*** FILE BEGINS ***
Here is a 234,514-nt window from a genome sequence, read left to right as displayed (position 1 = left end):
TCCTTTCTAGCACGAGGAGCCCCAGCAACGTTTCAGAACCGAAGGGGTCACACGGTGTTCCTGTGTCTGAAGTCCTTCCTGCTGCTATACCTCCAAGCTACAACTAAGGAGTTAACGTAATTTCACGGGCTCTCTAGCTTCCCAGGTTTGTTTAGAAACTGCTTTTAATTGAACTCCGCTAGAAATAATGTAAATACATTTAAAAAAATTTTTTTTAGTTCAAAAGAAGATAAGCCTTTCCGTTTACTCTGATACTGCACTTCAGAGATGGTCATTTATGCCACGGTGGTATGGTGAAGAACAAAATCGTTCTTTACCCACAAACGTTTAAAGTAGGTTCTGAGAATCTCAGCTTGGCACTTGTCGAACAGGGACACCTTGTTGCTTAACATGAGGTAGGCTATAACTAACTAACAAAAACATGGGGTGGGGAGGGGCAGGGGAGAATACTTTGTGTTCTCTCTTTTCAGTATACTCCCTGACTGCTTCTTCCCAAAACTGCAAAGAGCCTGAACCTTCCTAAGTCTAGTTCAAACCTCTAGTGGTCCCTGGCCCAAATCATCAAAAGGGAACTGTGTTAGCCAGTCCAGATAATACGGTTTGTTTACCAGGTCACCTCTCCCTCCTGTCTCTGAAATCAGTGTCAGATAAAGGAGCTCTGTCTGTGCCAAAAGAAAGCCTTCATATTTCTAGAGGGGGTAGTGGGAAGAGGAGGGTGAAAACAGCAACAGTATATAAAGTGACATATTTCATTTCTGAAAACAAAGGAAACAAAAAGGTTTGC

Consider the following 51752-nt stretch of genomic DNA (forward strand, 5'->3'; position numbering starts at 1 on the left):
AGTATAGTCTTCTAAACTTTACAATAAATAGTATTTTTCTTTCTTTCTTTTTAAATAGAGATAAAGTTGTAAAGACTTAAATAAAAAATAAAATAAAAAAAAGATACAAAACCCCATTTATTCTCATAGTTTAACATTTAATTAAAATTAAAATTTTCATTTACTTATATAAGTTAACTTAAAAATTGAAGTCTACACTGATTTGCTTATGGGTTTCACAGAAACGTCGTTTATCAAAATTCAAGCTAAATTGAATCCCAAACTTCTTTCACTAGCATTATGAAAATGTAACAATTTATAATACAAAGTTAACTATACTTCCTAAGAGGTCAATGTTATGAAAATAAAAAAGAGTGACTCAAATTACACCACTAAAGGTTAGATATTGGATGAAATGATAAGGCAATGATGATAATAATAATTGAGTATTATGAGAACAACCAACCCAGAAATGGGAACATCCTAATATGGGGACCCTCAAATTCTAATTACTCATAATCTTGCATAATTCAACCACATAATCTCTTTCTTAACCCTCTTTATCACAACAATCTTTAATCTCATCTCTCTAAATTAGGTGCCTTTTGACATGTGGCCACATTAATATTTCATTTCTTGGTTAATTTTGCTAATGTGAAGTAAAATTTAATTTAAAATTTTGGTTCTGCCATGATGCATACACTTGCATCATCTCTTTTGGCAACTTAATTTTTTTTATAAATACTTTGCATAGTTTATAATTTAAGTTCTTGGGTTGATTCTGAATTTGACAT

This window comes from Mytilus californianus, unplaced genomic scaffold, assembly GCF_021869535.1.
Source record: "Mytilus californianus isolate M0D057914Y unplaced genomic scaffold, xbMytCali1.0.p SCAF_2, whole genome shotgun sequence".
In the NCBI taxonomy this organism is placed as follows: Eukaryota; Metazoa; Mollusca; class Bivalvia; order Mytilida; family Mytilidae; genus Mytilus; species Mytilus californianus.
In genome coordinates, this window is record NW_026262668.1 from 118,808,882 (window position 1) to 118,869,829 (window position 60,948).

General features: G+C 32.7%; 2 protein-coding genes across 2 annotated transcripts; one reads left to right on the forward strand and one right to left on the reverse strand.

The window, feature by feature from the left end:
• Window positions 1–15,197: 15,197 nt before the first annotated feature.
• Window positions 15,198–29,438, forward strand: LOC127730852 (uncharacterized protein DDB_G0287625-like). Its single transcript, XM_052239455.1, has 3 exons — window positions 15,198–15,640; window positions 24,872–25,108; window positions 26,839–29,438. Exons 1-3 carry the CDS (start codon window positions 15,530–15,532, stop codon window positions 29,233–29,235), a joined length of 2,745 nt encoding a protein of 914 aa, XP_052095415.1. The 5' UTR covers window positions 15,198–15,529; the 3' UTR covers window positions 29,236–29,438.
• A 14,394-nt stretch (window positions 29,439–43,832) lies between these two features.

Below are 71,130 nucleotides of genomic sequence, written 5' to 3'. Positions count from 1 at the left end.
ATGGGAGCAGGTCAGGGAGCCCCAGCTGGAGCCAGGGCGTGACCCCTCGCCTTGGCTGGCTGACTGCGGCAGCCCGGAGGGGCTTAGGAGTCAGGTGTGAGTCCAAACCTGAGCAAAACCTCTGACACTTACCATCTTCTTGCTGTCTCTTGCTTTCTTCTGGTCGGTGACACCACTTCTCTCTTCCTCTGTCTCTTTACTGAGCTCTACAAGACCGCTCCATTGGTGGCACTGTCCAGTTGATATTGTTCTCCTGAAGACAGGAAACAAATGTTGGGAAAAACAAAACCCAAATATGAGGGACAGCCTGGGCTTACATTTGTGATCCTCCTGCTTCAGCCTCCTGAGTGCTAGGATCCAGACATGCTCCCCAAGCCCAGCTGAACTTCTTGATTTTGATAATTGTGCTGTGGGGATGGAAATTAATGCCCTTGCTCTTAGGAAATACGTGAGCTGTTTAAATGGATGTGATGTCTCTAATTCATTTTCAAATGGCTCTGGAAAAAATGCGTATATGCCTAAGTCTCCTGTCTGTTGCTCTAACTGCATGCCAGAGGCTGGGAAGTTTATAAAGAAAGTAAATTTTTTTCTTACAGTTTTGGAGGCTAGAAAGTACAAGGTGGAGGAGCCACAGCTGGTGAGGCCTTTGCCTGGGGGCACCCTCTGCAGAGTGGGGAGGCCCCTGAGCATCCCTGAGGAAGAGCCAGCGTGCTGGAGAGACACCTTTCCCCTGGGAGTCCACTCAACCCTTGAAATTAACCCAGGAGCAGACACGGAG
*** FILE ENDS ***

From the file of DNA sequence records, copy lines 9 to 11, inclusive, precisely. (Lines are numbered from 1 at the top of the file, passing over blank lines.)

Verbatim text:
General features: G+C 32.7%; 2 protein-coding genes across 2 annotated transcripts; one reads left to right on the forward strand and one right to left on the reverse strand.

The window, feature by feature from the left end:
• Window positions 1–15,197: 15,197 nt before the first annotated feature.